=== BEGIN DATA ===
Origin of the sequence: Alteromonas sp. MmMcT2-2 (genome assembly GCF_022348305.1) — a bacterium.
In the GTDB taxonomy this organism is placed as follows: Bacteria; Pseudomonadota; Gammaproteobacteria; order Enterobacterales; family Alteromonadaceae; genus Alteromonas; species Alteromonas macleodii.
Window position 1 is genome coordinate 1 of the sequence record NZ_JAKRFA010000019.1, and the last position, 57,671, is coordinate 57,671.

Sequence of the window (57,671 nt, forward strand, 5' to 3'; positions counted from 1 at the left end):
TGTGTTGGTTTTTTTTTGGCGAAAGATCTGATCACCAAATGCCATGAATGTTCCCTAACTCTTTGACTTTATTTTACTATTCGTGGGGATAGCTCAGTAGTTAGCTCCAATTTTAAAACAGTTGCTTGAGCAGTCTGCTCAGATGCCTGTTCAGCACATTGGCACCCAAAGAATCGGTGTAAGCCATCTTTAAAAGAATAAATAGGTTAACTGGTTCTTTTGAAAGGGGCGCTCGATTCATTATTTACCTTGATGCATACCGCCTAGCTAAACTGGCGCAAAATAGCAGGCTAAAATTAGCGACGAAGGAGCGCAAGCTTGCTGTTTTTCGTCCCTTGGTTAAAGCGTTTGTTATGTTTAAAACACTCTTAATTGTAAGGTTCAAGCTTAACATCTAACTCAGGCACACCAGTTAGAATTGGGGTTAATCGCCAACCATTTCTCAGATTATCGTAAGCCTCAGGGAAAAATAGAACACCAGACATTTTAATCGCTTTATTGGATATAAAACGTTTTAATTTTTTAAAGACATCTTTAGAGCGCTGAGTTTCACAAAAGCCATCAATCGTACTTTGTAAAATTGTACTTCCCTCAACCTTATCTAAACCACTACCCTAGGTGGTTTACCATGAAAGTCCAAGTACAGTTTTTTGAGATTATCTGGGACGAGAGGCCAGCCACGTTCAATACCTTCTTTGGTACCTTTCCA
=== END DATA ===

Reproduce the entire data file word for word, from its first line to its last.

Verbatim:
Origin of the sequence: Alteromonas sp. MmMcT2-2 (genome assembly GCF_022348305.1) — a bacterium.
In the GTDB taxonomy this organism is placed as follows: Bacteria; Pseudomonadota; Gammaproteobacteria; order Enterobacterales; family Alteromonadaceae; genus Alteromonas; species Alteromonas macleodii.
Window position 1 is genome coordinate 1 of the sequence record NZ_JAKRFA010000019.1, and the last position, 57,671, is coordinate 57,671.

Sequence of the window (57,671 nt, forward strand, 5' to 3'; positions counted from 1 at the left end):
TGTGTTGGTTTTTTTTTGGCGAAAGATCTGATCACCAAATGCCATGAATGTTCCCTAACTCTTTGACTTTATTTTACTATTCGTGGGGATAGCTCAGTAGTTAGCTCCAATTTTAAAACAGTTGCTTGAGCAGTCTGCTCAGATGCCTGTTCAGCACATTGGCACCCAAAGAATCGGTGTAAGCCATCTTTAAAAGAATAAATAGGTTAACTGGTTCTTTTGAAAGGGGCGCTCGATTCATTATTTACCTTGATGCATACCGCCTAGCTAAACTGGCGCAAAATAGCAGGCTAAAATTAGCGACGAAGGAGCGCAAGCTTGCTGTTTTTCGTCCCTTGGTTAAAGCGTTTGTTATGTTTAAAACACTCTTAATTGTAAGGTTCAAGCTTAACATCTAACTCAGGCACACCAGTTAGAATTGGGGTTAATCGCCAACCATTTCTCAGATTATCGTAAGCCTCAGGGAAAAATAGAACACCAGACATTTTAATCGCTTTATTGGATATAAAACGTTTTAATTTTTTAAAGACATCTTTAGAGCGCTGAGTTTCACAAAAGCCATCAATCGTACTTTGTAAAATTGTACTTCCCTCAACCTTATCTAAACCACTACCCTAGGTGGTTTACCATGAAAGTCCAAGTACAGTTTTTTGAGATTATCTGGGACGAGAGGCCAGCCACGTTCAATACCTTCTTTGGTACCTTTCCA